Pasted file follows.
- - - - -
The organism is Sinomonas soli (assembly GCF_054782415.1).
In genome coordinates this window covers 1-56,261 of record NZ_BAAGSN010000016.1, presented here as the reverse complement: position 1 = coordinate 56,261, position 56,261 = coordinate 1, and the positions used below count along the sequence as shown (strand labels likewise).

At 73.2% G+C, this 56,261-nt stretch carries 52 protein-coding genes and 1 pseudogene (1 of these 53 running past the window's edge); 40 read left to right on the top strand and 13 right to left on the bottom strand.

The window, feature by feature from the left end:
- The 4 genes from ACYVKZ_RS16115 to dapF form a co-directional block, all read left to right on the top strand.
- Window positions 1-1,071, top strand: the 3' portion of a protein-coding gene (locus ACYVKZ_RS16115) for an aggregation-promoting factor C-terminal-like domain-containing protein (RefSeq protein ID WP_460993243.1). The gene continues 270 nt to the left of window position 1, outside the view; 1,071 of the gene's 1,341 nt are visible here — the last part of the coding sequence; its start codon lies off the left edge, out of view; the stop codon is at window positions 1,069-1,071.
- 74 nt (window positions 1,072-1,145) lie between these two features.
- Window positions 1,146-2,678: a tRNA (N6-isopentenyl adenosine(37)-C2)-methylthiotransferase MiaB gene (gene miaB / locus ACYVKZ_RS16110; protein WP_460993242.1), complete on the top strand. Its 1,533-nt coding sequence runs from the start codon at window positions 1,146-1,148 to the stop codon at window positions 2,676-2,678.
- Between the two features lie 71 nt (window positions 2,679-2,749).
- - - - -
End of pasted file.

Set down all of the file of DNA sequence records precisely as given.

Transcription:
The organism is Sinomonas soli (assembly GCF_054782415.1).
In genome coordinates this window covers 1-56,261 of record NZ_BAAGSN010000016.1, presented here as the reverse complement: position 1 = coordinate 56,261, position 56,261 = coordinate 1, and the positions used below count along the sequence as shown (strand labels likewise).

At 73.2% G+C, this 56,261-nt stretch carries 52 protein-coding genes and 1 pseudogene (1 of these 53 running past the window's edge); 40 read left to right on the top strand and 13 right to left on the bottom strand.

The window, feature by feature from the left end:
- The 4 genes from ACYVKZ_RS16115 to dapF form a co-directional block, all read left to right on the top strand.
- Window positions 1-1,071, top strand: the 3' portion of a protein-coding gene (locus ACYVKZ_RS16115) for an aggregation-promoting factor C-terminal-like domain-containing protein (RefSeq protein ID WP_460993243.1). The gene continues 270 nt to the left of window position 1, outside the view; 1,071 of the gene's 1,341 nt are visible here — the last part of the coding sequence; its start codon lies off the left edge, out of view; the stop codon is at window positions 1,069-1,071.
- 74 nt (window positions 1,072-1,145) lie between these two features.
- Window positions 1,146-2,678: a tRNA (N6-isopentenyl adenosine(37)-C2)-methylthiotransferase MiaB gene (gene miaB / locus ACYVKZ_RS16110; protein WP_460993242.1), complete on the top strand. Its 1,533-nt coding sequence runs from the start codon at window positions 1,146-1,148 to the stop codon at window positions 2,676-2,678.
- Between the two features lie 71 nt (window positions 2,679-2,749).